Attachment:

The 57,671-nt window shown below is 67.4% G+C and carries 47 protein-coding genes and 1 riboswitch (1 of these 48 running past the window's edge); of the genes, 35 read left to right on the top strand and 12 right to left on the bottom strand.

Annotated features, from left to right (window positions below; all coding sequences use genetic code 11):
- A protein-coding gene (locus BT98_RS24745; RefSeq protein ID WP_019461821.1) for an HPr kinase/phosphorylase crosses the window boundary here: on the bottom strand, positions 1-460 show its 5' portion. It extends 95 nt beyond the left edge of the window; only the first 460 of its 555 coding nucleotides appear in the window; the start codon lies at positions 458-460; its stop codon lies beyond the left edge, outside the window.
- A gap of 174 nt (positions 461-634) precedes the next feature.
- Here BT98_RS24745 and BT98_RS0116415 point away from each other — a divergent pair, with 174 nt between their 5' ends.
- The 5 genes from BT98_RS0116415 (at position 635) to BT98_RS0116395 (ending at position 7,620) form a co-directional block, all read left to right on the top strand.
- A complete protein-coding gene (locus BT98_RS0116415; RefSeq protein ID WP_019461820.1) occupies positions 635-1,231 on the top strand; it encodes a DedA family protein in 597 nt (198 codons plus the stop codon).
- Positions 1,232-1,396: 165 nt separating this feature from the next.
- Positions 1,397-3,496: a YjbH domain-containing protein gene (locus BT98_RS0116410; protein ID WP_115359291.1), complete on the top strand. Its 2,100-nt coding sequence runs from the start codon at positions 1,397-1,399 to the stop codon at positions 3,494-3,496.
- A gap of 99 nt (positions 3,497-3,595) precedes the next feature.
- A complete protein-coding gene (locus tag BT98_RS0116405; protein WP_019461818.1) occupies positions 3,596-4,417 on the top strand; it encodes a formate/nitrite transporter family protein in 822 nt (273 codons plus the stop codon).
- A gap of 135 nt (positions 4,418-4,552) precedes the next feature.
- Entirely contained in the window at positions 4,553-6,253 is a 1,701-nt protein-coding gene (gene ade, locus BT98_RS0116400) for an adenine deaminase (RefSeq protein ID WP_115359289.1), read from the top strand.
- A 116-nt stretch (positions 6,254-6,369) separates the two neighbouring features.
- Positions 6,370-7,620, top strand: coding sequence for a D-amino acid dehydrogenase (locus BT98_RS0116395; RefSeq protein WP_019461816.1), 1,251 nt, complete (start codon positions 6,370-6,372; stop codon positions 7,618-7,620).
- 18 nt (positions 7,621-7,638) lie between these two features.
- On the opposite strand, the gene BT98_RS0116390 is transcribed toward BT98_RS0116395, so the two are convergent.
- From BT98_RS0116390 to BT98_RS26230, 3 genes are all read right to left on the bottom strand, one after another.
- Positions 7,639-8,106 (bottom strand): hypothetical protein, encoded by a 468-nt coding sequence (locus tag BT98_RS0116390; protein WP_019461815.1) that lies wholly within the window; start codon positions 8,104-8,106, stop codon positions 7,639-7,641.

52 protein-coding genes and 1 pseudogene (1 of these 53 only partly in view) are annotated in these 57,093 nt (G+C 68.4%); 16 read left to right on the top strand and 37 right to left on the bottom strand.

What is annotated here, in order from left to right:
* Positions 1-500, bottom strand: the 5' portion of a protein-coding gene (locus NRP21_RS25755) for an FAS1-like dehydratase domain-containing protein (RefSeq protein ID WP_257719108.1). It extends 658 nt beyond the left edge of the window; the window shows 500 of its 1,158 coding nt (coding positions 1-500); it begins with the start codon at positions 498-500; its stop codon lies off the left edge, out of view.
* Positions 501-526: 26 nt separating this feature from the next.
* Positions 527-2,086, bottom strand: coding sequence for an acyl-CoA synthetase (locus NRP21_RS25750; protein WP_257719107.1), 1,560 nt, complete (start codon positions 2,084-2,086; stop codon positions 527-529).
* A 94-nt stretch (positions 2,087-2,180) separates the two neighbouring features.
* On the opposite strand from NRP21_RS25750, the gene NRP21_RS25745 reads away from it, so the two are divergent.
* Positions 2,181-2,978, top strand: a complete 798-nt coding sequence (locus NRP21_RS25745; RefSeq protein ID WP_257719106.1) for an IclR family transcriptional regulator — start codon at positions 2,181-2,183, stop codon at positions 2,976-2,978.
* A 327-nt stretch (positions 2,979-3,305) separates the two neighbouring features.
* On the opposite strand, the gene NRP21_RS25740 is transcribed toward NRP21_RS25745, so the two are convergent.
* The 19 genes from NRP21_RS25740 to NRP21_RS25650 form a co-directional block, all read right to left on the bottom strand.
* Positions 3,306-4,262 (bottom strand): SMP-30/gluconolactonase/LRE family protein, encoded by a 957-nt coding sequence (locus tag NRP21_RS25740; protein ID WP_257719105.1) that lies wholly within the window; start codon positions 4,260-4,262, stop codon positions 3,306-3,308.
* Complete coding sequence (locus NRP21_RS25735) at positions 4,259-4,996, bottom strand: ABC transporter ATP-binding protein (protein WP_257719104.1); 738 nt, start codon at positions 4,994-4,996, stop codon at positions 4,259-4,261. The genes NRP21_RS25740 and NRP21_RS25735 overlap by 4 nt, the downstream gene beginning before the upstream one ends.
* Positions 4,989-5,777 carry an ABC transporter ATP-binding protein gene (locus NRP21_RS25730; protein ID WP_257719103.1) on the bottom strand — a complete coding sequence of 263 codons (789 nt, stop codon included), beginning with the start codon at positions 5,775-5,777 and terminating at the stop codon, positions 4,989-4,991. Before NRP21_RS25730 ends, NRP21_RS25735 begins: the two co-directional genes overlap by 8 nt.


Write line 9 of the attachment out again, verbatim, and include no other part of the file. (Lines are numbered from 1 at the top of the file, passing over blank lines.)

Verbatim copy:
- Positions 1,397-3,496: a YjbH domain-containing protein gene (locus BT98_RS0116410; protein ID WP_115359291.1), complete on the top strand. Its 2,100-nt coding sequence runs from the start codon at positions 1,397-1,399 to the stop codon at positions 3,494-3,496.